by Crazy Horse
Mon Nov 1st, 2010 at 06:55:42 PM EST
Recognizing bread and circus isn't the hottest topic around these parts, not to mention baseball (there, a mention), the david Giants meet up in the 3rd game of the best-of-seven series against the philadelphia cheese steak goliaths. first pitch at the civilized time for Yurpeens of 10:19 in the evening.
each team has won one, but tonight is the first back in San Francisco, in the world's most beautiful bread and circus arena, for the next three games. some of us are pretty jazzed even to be in this situation.
As debt financing for the Pennant Project is not yet in place, the Giants (or Jints, as they were called when still fighting against the Yankees in Nueva York), are forced to reshuffle their lineup, now stacked with right-handers in a nod to Yurpeen politics. this is the most powerful lineup the Jints can field, but pales against the mighty phillies, who are illiterate rednecks who make signs asking Giant players to fix their teeth.
as there's still over an hour to go 'til first pitch, and the writer has discovered ants and poisonous spiders on his butt and can't sit still, he's decided to offer a screed to the gods of baseball, who are far more worldly and forgiving than most of the other gods running amok around the planet.
baseball is a game built around a diamond, pure and shining. starting with a diamond, it's hard to go wrong, even though invertebrate capitalists own the teams. throw equal parts of athletics, chess and ballet into the mix, play the game almost every day from April 'til October, and you've got the makings of a summer-long spectacle best summed up, while remembering summer smells of your youth, as "The Thrill of the Grass."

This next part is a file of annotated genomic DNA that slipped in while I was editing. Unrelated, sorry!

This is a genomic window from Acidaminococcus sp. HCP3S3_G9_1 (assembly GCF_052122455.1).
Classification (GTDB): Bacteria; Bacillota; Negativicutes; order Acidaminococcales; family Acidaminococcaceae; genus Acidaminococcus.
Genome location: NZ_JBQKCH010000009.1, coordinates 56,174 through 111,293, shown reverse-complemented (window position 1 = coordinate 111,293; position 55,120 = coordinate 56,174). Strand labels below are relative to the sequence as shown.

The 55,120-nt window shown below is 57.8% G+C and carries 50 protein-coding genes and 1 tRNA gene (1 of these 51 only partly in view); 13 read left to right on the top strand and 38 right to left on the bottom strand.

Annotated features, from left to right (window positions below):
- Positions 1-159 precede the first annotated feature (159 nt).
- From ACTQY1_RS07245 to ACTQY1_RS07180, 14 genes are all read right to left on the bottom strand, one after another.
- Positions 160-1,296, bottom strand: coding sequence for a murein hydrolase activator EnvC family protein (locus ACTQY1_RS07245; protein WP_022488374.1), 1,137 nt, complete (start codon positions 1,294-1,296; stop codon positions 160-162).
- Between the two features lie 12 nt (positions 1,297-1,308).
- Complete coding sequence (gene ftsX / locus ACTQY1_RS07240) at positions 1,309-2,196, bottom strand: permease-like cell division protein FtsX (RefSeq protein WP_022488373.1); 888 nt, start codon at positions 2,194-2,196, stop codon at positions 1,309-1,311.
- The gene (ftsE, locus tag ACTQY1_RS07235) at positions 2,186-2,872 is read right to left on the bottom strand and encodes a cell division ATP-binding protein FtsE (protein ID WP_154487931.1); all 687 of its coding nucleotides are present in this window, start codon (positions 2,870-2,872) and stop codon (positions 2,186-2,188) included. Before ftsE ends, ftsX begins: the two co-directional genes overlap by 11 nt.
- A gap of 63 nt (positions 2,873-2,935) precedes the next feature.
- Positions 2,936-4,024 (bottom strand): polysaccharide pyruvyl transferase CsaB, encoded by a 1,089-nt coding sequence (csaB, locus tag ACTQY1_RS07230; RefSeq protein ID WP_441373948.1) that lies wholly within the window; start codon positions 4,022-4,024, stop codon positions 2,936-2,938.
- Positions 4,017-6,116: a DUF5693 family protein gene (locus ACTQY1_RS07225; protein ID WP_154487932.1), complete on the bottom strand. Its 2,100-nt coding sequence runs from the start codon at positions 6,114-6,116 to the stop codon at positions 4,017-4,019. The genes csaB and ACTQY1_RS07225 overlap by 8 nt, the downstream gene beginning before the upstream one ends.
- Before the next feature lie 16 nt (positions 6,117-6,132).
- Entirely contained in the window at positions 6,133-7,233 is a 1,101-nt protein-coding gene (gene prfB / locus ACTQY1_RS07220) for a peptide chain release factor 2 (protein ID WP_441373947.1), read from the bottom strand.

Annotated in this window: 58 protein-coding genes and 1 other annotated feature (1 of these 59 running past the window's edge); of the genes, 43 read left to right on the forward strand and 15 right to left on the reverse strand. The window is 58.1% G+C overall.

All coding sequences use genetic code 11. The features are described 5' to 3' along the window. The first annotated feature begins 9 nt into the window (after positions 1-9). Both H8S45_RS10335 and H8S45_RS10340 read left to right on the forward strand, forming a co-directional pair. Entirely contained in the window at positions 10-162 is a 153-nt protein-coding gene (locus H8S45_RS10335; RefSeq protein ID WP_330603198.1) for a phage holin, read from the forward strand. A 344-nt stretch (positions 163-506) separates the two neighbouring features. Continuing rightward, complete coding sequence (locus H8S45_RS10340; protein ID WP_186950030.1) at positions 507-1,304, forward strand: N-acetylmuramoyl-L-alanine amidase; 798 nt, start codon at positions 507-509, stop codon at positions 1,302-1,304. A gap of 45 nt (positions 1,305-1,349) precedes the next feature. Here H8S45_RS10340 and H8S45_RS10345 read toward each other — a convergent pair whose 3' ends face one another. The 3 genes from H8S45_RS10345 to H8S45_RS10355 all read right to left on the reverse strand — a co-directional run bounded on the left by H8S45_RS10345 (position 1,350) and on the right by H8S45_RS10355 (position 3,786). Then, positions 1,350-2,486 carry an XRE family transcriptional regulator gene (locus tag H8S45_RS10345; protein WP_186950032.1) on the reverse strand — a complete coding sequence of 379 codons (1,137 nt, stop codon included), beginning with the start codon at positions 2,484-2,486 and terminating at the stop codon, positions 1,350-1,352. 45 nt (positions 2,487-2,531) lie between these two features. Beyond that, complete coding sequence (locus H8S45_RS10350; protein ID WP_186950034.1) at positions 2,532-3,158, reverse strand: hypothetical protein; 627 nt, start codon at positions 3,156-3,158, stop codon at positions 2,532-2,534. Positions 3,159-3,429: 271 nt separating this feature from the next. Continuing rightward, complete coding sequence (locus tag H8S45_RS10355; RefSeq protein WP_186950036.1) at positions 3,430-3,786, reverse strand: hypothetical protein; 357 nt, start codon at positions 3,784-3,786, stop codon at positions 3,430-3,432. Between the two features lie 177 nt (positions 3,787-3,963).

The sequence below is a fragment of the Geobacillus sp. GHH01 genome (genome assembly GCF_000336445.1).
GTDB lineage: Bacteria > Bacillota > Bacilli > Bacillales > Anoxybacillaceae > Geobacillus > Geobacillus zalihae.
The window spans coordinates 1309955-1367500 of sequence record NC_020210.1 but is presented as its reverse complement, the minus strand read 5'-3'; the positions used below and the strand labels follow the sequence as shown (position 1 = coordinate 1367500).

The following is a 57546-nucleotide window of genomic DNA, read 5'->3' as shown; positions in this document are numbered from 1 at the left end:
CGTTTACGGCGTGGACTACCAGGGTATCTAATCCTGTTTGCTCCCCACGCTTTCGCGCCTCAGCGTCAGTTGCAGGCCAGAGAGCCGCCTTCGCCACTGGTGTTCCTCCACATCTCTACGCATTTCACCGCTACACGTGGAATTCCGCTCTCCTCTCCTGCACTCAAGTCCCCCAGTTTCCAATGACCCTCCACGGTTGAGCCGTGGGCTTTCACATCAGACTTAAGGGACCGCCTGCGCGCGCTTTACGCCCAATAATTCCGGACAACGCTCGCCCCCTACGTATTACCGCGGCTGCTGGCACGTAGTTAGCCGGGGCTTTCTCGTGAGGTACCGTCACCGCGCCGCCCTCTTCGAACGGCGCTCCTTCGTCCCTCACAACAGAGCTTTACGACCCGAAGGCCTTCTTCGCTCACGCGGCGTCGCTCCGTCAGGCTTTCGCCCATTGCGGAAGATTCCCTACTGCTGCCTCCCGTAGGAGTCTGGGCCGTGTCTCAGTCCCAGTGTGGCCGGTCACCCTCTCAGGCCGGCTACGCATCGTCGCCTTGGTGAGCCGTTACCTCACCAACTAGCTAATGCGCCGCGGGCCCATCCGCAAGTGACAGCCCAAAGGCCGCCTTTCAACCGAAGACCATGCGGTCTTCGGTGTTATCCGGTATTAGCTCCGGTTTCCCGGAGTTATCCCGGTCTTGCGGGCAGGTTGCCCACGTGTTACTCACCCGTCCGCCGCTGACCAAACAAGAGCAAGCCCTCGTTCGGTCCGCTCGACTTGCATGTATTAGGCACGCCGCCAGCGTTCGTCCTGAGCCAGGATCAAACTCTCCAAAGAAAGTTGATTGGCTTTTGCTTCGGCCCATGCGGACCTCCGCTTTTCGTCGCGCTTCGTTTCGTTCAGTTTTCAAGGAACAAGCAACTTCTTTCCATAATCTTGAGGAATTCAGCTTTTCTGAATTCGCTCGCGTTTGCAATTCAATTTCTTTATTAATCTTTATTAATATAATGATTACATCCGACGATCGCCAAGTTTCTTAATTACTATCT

Sure, football players run more, sometimes even twice a week (respect!), but they don't play every day, and don't have to spend sometimes four or five hours getting loose enough to react in 2/10ths of a second (or less) over and over, sometimes making a decision in that time which will only play out 30 or 40 meters later on the run.
batters have the same amount of time to decide if they should move the muscles enough to swing at the ball, somewhat complicated by having to put the bat where you think the ball will be when you think the ball will be there, not counting that you don't know for sure what kind of a thrown pitch it is, curving this way or that, or not, and coming straight at you at up to 160 kmh.
there are athletics involved for survival of course, as in when Cody Ross breaks up two no-hitters in a row with home runs (adding a second against one pitcher), so the next time this 160kmh pitch is aimed at your lower jaw, or "chin music" as it's called in "the show."
(it's a good idea to spin away, if your muscles can twitch that quickly.) the balls are really hard leather.
scientists have proven that a curve ball doesn't curve, but of course most scientists have never had to hit a breaking ball with 60,000 people watching as if their world only exists if you hit the damn squiggly thing that's bearing in like a rocket. perhaps they have a point, saying it's the difference between two types of human vision, with the focus only being two degrees wide on either side of the ball, and the rest is peripheral, which our brains can't properly assimilate, much less decide where to put the sweet spot of a two kilo plus piece of wood at full strength over a 2m square of possibility.
i still wake up in the middle of the night because i took a solid, sometimes mighty, swing at an imaginary leather ball thrown into my wheelhouse. (Conversely, i've picked a bullet one-hopper low to the ground fielding the glove across my body sprawled out full about a half meter above the ground, scrambling to get into some semblance of throwing position, only to find i'm still in bed.)